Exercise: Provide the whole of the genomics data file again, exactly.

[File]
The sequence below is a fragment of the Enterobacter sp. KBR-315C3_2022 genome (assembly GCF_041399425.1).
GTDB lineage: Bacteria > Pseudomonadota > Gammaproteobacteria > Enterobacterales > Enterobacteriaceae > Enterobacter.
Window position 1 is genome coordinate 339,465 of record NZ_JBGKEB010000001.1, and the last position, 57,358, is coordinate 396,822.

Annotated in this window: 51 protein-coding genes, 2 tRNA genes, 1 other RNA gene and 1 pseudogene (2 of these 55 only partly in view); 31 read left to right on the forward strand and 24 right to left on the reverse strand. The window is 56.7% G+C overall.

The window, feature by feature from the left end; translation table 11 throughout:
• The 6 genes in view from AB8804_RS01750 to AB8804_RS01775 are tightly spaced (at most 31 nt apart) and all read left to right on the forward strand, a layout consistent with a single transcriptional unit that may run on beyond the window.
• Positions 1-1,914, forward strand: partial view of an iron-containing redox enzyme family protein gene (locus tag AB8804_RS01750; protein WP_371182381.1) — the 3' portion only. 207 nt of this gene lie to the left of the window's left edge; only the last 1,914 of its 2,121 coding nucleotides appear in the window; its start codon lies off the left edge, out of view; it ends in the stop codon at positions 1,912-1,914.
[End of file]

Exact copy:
The sequence below is a fragment of the Enterobacter sp. KBR-315C3_2022 genome (assembly GCF_041399425.1).
GTDB lineage: Bacteria > Pseudomonadota > Gammaproteobacteria > Enterobacterales > Enterobacteriaceae > Enterobacter.
Window position 1 is genome coordinate 339,465 of record NZ_JBGKEB010000001.1, and the last position, 57,358, is coordinate 396,822.

Annotated in this window: 51 protein-coding genes, 2 tRNA genes, 1 other RNA gene and 1 pseudogene (2 of these 55 only partly in view); 31 read left to right on the forward strand and 24 right to left on the reverse strand. The window is 56.7% G+C overall.

The window, feature by feature from the left end; translation table 11 throughout:
• The 6 genes in view from AB8804_RS01750 to AB8804_RS01775 are tightly spaced (at most 31 nt apart) and all read left to right on the forward strand, a layout consistent with a single transcriptional unit that may run on beyond the window.
• Positions 1-1,914, forward strand: partial view of an iron-containing redox enzyme family protein gene (locus tag AB8804_RS01750; protein WP_371182381.1) — the 3' portion only. 207 nt of this gene lie to the left of the window's left edge; only the last 1,914 of its 2,121 coding nucleotides appear in the window; its start codon lies off the left edge, out of view; it ends in the stop codon at positions 1,912-1,914.